"Given the increased discussion about the high cost of these treatments, we were somewhat surprised to discover that their cost-effectiveness ratios were lower than expected," senior study author Peter S. Neumann, ScD, Director of the Center for Evaluation of Value and Risk in Health at Tufts, told ASH Clinical News. Although he noted that the current study had a small sample size and cost-effectiveness ratios may have changed over time (as associated costs or benefits have also changed), "the study underscores that debates in health care should consider the value of breakthrough drugs, and not just costs."

Cost-effectiveness studies may help payers create more knowledgeable coverage policies, Ms. Saret added. "These data may be used as a component of the decision-making process when health insurance payers determine coverage," she noted. For instance, she explained, an expensive treatment may be viewed more favorably in a coverage determination if research demonstrates the treatment's favorable cost-effectiveness ratio.

"Rather than looking at cost in isolation, health insurance payers may use such data to consider both the costs and the benefits of treatments," Ms. Saret concluded.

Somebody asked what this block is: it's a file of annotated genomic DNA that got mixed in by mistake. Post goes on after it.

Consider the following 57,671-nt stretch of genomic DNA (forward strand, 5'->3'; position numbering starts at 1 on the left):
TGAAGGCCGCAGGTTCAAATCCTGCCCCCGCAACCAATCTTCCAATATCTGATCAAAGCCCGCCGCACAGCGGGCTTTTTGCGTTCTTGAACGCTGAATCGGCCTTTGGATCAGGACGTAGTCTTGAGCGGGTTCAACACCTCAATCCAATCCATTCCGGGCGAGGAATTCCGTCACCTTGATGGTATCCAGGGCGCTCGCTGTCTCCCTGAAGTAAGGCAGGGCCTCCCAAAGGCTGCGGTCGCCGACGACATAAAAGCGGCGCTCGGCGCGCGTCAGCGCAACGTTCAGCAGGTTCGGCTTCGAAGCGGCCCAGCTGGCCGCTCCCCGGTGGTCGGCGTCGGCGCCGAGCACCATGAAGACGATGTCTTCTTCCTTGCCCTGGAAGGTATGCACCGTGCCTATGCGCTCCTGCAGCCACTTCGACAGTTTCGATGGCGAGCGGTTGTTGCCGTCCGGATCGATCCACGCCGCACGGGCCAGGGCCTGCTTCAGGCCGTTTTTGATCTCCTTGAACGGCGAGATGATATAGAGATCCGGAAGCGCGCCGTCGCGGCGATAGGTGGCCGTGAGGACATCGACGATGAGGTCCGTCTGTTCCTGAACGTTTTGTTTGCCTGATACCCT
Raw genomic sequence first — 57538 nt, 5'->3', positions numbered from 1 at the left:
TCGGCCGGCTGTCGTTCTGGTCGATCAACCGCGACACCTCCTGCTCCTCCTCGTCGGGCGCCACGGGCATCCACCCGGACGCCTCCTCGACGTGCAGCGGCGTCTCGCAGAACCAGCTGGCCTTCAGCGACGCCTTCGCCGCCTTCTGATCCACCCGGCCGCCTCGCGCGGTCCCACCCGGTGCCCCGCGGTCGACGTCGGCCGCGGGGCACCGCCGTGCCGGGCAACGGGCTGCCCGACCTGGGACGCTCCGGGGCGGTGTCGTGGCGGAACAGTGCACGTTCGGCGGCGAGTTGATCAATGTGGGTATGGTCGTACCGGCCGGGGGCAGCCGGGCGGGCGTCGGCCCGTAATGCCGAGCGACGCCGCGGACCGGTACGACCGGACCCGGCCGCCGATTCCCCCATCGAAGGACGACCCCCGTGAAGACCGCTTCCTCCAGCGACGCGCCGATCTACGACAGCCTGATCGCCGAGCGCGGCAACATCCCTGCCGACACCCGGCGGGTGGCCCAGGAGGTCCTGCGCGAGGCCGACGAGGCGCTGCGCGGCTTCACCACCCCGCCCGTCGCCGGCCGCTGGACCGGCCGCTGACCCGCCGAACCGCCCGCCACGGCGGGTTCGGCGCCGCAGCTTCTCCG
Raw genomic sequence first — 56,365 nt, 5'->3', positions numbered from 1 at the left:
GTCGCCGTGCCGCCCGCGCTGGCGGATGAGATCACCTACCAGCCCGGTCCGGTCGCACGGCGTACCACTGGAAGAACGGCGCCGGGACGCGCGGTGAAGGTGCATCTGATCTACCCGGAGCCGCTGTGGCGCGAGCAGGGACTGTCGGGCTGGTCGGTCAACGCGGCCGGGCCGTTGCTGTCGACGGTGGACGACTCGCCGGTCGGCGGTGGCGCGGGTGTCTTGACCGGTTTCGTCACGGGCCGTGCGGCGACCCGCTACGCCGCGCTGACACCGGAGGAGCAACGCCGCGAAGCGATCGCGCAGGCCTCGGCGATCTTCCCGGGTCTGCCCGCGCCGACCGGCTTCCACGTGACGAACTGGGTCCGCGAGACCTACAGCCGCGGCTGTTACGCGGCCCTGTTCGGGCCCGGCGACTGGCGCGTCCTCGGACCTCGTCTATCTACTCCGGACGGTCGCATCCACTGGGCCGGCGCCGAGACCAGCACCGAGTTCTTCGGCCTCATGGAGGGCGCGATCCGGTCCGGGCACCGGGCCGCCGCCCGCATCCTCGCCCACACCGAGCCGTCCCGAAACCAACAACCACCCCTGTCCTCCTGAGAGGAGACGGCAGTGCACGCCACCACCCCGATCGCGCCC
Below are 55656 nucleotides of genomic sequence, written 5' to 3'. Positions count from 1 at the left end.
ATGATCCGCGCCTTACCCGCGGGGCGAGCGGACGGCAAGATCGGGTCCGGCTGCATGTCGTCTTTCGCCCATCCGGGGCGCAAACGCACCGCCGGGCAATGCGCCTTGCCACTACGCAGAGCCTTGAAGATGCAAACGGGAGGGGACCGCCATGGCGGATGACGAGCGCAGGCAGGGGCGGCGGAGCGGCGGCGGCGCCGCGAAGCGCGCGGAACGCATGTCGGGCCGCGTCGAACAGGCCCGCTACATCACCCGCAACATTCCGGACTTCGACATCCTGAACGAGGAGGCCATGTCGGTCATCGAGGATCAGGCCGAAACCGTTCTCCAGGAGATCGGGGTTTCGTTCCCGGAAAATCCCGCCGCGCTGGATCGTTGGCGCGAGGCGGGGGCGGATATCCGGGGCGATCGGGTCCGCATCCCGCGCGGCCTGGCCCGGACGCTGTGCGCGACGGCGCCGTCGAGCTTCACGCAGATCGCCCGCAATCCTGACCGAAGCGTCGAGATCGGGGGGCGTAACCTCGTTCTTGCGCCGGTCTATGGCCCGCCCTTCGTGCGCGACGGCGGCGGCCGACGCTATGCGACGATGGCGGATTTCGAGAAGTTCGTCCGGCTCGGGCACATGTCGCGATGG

However, the authors noted, the study's implications are limited by a small sample size of analyses in the Tufts Cost-Effective Analysis Registry, and the fact that it included both industry- and non–industry-funded studies. Industry-funded studies – which represented the majority of the studies analyzed – reported a lower, more favorable cost/QALY ratio than non–industry-funded studies.

"The ratios depend on cost and benefit assumptions that may have changed since publication," they noted. "For example, imatinib's price [increased] from about $30,000 per year of treatment in 2001 to roughly three times that amount as of 2012. A 2001 cost-utility analysis would evaluate imatinib as more cost-effective than it is at its higher 2012 price."

Saret C, Winn A, Shah G, et al. Value of innovation in hematologic malignancies: a systematic review of published cost-effectiveness analyses. Blood. 2015 February 5. [Epub ahead of print]